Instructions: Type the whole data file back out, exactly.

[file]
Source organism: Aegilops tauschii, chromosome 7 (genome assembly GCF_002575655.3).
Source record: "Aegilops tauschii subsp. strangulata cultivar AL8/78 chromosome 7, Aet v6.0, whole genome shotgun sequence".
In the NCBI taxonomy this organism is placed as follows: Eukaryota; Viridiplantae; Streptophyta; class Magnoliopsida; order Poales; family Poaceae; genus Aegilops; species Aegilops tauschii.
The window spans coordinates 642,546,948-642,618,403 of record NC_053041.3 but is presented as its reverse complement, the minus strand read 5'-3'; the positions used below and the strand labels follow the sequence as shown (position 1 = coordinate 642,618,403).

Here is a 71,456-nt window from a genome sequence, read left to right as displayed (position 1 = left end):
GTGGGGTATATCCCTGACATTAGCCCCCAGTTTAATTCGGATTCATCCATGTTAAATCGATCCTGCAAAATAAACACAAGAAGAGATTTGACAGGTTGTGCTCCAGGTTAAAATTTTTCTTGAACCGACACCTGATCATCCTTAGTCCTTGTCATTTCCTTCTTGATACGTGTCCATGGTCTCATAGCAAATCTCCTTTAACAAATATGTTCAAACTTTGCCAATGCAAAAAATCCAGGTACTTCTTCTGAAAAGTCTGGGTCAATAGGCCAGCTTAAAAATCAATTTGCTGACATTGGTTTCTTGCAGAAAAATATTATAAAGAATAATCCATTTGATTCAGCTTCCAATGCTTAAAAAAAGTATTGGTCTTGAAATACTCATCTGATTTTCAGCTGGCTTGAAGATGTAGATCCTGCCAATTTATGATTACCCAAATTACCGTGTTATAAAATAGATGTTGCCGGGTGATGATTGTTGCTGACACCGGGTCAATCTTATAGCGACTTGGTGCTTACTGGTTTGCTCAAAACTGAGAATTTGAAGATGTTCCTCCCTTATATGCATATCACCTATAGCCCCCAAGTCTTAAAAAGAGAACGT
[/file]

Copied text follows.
Source organism: Aegilops tauschii, chromosome 7 (genome assembly GCF_002575655.3).
Source record: "Aegilops tauschii subsp. strangulata cultivar AL8/78 chromosome 7, Aet v6.0, whole genome shotgun sequence".
In the NCBI taxonomy this organism is placed as follows: Eukaryota; Viridiplantae; Streptophyta; class Magnoliopsida; order Poales; family Poaceae; genus Aegilops; species Aegilops tauschii.
The window spans coordinates 642,546,948-642,618,403 of record NC_053041.3 but is presented as its reverse complement, the minus strand read 5'-3'; the positions used below and the strand labels follow the sequence as shown (position 1 = coordinate 642,618,403).

Here is a 71,456-nt window from a genome sequence, read left to right as displayed (position 1 = left end):
GTGGGGTATATCCCTGACATTAGCCCCCAGTTTAATTCGGATTCATCCATGTTAAATCGATCCTGCAAAATAAACACAAGAAGAGATTTGACAGGTTGTGCTCCAGGTTAAAATTTTTCTTGAACCGACACCTGATCATCCTTAGTCCTTGTCATTTCCTTCTTGATACGTGTCCATGGTCTCATAGCAAATCTCCTTTAACAAATATGTTCAAACTTTGCCAATGCAAAAAATCCAGGTACTTCTTCTGAAAAGTCTGGGTCAATAGGCCAGCTTAAAAATCAATTTGCTGACATTGGTTTCTTGCAGAAAAATATTATAAAGAATAATCCATTTGATTCAGCTTCCAATGCTTAAAAAAAGTATTGGTCTTGAAATACTCATCTGATTTTCAGCTGGCTTGAAGATGTAGATCCTGCCAATTTATGATTACCCAAATTACCGTGTTATAAAATAGATGTTGCCGGGTGATGATTGTTGCTGACACCGGGTCAATCTTATAGCGACTTGGTGCTTACTGGTTTGCTCAAAACTGAGAATTTGAAGATGTTCCTCCCTTATATGCATATCACCTATAGCCCCCAAGTCTTAAAAAGAGAACGT